A regulated utility’s customer can decide if its interests are best served by building a microgrid and greatly lessening its dependence on the electric utility, threatening a utility’s revenue stream, said Chiesa.
“The proliferation of customer-based microgrids means that regulated utilities face a real threat of grid defection,” he said. “And, the concept of grid defection is scary.”
He pointed out that a regulated utilities’ C&I customer can not only defect from the grid, but through the services provied by unregulated utilities operating in their service territories, they might receive help doing so. Unregulated utilities are looking to move into a regulated utility’s service territory and partner with its customers to build and operate a microgrid. Non-regulated utilities are not restricted to franchise territories like a regulated utility and are not bound by the same regulations. In this case, grid defection is a real threat to regulated utilities, he said.
Views of the rooftop microgrid at Shedd Aquarium in Chicago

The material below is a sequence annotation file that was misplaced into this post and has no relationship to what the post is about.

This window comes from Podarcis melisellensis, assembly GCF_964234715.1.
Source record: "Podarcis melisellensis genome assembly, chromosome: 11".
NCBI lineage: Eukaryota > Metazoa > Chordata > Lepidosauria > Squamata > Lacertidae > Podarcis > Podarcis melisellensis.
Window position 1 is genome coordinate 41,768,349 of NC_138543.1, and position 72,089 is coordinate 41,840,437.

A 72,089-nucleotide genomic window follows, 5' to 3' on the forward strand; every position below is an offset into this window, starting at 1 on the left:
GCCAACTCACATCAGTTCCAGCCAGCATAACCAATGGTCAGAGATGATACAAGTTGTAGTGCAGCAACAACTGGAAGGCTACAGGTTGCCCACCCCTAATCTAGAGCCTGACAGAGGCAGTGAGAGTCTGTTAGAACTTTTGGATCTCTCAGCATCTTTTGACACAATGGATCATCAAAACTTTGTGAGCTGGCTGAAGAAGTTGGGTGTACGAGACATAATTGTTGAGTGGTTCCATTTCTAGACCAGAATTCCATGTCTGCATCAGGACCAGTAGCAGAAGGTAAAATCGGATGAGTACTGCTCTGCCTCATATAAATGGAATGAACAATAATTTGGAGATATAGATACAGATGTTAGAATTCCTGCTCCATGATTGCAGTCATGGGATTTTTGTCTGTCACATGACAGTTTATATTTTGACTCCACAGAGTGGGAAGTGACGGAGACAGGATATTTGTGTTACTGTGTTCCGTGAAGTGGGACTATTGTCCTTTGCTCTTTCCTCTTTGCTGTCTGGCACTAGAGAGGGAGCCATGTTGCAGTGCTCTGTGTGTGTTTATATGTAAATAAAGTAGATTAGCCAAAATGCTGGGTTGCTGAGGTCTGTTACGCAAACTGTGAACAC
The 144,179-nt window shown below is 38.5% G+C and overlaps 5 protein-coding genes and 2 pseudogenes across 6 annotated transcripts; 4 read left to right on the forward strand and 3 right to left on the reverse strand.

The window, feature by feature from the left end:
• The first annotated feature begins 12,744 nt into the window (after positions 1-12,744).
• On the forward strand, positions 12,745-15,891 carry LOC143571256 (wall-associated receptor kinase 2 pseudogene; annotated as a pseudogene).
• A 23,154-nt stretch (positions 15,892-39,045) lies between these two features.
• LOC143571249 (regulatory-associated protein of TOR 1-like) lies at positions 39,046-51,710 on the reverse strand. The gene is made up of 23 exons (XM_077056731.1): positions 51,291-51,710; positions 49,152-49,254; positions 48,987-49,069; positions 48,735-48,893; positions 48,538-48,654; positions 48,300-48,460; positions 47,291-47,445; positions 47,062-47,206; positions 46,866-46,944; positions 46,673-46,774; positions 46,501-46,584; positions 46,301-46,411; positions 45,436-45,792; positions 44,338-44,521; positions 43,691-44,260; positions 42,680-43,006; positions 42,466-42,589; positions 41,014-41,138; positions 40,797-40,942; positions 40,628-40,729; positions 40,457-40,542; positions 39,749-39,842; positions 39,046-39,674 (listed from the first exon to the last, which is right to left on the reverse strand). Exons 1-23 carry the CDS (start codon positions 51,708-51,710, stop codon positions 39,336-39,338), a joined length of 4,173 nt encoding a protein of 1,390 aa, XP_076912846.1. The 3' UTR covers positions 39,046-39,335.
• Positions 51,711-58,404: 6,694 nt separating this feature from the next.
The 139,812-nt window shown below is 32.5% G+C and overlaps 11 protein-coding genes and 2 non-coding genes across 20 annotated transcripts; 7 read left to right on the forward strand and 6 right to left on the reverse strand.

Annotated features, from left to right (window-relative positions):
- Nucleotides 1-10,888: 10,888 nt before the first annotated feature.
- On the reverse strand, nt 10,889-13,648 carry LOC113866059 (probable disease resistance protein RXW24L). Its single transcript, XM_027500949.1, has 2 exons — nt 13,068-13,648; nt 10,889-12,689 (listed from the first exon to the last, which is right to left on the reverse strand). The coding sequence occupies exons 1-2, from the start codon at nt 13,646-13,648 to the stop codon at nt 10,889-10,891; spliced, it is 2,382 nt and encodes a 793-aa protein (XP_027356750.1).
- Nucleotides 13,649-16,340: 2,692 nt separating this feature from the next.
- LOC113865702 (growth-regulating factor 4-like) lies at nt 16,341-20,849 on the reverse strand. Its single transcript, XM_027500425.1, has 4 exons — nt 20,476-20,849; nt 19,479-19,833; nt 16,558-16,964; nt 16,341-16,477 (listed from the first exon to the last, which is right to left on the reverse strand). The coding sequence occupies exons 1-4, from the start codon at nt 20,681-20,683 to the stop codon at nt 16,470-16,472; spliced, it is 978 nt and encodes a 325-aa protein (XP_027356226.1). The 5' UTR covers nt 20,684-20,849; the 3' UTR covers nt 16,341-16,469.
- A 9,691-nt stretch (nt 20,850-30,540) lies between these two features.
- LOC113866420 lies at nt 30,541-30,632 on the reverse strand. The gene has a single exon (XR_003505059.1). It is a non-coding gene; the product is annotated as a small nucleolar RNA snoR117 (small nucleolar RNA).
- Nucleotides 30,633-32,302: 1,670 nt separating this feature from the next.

Courtesy: Schneider Electric
4. Capital Expenditure Deferment
Sathe of PowerSteam (now Alectra) said another business case for microgrids is when a utility is experiencing load growth and is considering building another substation.
“It’s about time we study the alternatives,” she said.
PowerStream has found that a centralized microgrid that connects to an existing substation and covers about 90 percent of the load can often make economic sense.
“And the last 10 percent you distribute to the edge of the grid through residential solar and storage or C&I microgrids. Spread it out and then you get your ultimate value,” she explained.
5. Firming Intermittent Energy
Finally, microgrids can be very good at firming intermittent renewable energy said the DistribuTECH panelists, especially in regions where the amount of wind and solar on the grid is creating problems.